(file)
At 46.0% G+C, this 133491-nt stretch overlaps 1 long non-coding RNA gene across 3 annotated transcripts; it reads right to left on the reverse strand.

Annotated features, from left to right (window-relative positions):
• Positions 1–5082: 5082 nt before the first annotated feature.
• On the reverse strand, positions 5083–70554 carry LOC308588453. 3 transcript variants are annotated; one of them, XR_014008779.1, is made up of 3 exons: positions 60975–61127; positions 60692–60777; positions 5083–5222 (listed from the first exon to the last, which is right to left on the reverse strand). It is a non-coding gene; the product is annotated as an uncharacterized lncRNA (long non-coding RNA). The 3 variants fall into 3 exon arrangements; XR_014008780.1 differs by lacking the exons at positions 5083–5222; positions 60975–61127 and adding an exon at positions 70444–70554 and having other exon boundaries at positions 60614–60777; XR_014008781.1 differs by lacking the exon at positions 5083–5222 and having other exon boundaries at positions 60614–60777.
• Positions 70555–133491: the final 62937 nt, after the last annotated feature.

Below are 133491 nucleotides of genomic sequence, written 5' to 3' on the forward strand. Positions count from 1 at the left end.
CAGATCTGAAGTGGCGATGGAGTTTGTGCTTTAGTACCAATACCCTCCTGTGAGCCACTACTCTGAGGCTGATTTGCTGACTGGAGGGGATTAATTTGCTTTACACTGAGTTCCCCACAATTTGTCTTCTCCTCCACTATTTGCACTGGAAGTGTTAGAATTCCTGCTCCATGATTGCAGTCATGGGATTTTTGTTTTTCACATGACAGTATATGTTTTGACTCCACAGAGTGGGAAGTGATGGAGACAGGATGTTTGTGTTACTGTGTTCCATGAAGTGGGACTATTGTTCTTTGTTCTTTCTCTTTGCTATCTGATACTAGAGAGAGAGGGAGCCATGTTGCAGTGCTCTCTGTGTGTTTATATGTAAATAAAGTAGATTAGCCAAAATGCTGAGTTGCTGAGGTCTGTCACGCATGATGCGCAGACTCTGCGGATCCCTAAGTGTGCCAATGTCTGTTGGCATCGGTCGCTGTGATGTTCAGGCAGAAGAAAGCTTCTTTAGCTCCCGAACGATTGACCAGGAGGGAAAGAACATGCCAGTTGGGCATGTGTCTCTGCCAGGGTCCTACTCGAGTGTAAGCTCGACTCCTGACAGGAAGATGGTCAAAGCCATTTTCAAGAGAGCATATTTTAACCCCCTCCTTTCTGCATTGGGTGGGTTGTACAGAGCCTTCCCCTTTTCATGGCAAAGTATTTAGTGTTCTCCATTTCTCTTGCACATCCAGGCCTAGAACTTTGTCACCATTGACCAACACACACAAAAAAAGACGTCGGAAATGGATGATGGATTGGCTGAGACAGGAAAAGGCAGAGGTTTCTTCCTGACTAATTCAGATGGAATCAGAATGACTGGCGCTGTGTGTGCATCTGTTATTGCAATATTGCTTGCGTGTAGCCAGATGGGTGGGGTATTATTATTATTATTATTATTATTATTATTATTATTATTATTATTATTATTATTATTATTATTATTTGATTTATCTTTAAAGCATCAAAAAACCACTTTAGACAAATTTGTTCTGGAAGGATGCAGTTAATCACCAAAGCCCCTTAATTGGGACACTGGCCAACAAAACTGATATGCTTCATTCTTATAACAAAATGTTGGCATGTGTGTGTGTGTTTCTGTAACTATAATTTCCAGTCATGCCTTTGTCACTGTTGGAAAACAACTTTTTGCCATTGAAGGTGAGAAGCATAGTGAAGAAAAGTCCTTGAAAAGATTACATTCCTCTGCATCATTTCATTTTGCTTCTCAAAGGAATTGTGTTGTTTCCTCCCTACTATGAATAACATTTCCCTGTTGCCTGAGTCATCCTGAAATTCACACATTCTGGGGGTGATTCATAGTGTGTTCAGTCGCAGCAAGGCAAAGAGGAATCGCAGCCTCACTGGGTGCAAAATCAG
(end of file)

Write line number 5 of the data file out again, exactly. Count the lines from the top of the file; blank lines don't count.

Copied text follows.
• Positions 70555–133491: the final 62937 nt, after the last annotated feature.